In the end the breeder concepts, U-Pu as well Th-U, turn out to be based on inherently unfeasible assumptions. Conditio sine qua non for closed-cycle nuclear generating systems is the availability of:

  • perfect materials
  • fail-safe and fool-proof technical systems with perfectly predictable properties across decades
  • perfect separation of strongly radioactive, complex mixtures of numerous different chemical species into 100% pure fractions.None of these conditions is possible, as a consequence of the Second Law of thermodynamics, and for that reason materialization of the breeder concept is inherently unfeasible.
    From this observation it follows that nuclear power in the future would have to rely solely on once-through reactor technology based on natural uranium. As a consequence the size of the uranium resources will be a restricting factor.

Full report includes chapters on:

  • How much uranium would be needed to sustain the various scenario’s? (Pg 7)
  • How are the prospects of the global uranium supply? (Pg 7)
  • What are the thermodynamic boundaries of uranium-for-energy resources? (Pg 8)
  • How much CO2 does nuclear power emit? (Pg 8)
  • Does nuclear power also emit other greenhouse gases? (Pg 9)
  • Does nuclear power emit other climate changing gases? (Pg 9)
  • Are the published nuclear GHG emission figures comparable to renewables? (Pg 9)
  • What is the energy debt and what are the delayed CO2 emissions of nuclear power? (Pg 10)
  • What consequences of the energy debt could be expected? (Pg 10)
  • How independent is the information supply to the public on nuclear matters? (Pg 11)
  • Are releases of radioactive materials into the human environment really of minor importance? (Pg 11)
  • Conclusions (Pg 12)
  • Contents (Pg 13-15)


Summary and conclusions


  1. 1  Global context of nuclear powerGlobal greenhouse gas emissions World gross energy supply Thermodynamic inaccuracies InconsistenciesFinal energy use
    Nuclear contribution to GHG emission mitigation in 2010
  2. 2  Nuclear CO2 mitigation scenario’sPresent state
    Scenario 0, phase-out
    Scenario 1, constant nuclear capacity, IAEA low Scenarios 2 and 3, constant mitigation share Scenario 4, IAEA highScenarios 5 and 6, WNA scenario’s Overview
    Scenarios after 2050 or 2060? Construction ratesHealth hazards
  3. 3  Thermodynamics of closed-cycle nuclear systemsAdvanced nuclear technology Reprocessing of spent fuel U-Pu recycle in LWRs
    Risks of nuclear terrorism Fast reactorsThorium Conclusion
  4. 4  Uranium supplyConventional uranium resources Unconventional uranium resources Economics and uranium resources Thermodynamic boundaries
  5. 5  Nuclear power and thermodynamicsWhy a thermodynamic analysis?
    Energy costs energy
    Nuclear process chain
    Back end of the nuclear process chain as it ought to be Materials consumed by the nuclear energy system Origin of the nuclear CO2 emission


Energy analysis
Thermodynamic quality of uranium resources
Energy cliff
Depletion of uranium resources: a thermodynamic notion CO2 trap

  1. 6  Energy debt and delayed CO2 emissionsDynamic energy balance of nuclear power Energy debt
    Delayed CO2 emissions
    MisconceptionFinancial debt
    View of the nuclear industry
    Questionable assumptions
    Après nous le déluge
    Economic preferences and nuclear security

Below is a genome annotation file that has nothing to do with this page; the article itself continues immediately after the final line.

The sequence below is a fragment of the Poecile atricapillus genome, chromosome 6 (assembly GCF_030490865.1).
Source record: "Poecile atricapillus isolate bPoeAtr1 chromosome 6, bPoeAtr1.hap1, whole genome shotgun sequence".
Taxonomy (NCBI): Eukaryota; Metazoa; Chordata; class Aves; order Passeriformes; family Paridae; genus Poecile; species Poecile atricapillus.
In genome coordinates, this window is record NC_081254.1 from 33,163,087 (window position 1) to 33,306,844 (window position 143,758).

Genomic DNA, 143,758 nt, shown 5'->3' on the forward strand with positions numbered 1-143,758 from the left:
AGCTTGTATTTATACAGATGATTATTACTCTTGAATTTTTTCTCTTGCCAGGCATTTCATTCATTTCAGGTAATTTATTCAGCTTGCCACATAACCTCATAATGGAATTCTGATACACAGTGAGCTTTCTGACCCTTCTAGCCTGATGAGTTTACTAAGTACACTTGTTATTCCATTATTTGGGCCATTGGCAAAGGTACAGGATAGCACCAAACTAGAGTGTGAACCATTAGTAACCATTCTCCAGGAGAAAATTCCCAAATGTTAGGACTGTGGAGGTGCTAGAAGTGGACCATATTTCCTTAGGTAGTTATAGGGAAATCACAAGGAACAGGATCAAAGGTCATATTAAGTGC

2. 7  Other greenhouse gasesGlobal warming potential
    Fluorine consumption in the nuclear process chain
    Chlorine use for fuel fabrication
    Nuclear emission of non-CO2 greenhouse gases: a well-kept secret False comparison
    Krypton-85, another nuclear climate changer
    Health hazards of krypton-85

Acronyms and physical units



Table 1 Table 2 Table 3 Table 4 Table 5 Table 6 Table 7

Energy actually produced in 2010
Summary of nuclear capacity scenarios
Summary of capacity, uranium usage and total uranium demand Identified conventional uranium resources
Summary of total uranium demand and mitigation shares
Contributions to the specific CO2 emission of the nuclear energy system Greenhouse gases



Figure 1 Figure 2 Figure 3 Figure 4 Figure 5 Figure 6 Figure 7 Figure 8 Figure 9 Figure 10 Figure 11 Figure 12 Figure 13 Figure 14 Figure 15 Figure 16 Figure 17 Figure 18 Figure 19 Figure 20 Figure 21 Figure 22 Figure 23 Figure 24 Figure 25

Outline of the assesment
Global greenhouse gas emissions
Actual global gross energy production in 2010
Virtual energy units added to real energy units by nuclear industry Physical energy flows of the world in 2010
Global greenhouse gas emissions by gas and source
Nuclear share of world energy production in 2010
Scenarios of global nuclear generating capacity
Scenarios 1,2 and 4 extended to 2100, variant 1
Scenarios 1,2 and 4 extended to 2100, variant 2
Maximum nuclear mitigation contribution by 2050-2060
Outline of the radioactive mass flows of reprocessing of spent fuel Economic model of availability of mineral resources
Economic model of availability of uranium resources
Simple outline of the nuclear process chain
Full process chain of a LWR in once-through mode
Lifetime material flows of the complete nuclear energy system
Material balances of nuclear power and wind power systems Contributions to the specific CO2 emission of the nuclear energy system Specific nuclear CO2 emission as function of the uranium ore grade Energy cliff of the nuclear system
Depletion of currently known uranium resources
CO2 trap over time
Dynamic energy balance of the nuclear energy system
Delayed nuclear CO2 emissions

  • Introduction (Pgs 16-17)
  • Global Context of Nuclear Power (begins Pg 18)

Read full report at WISE PDF link: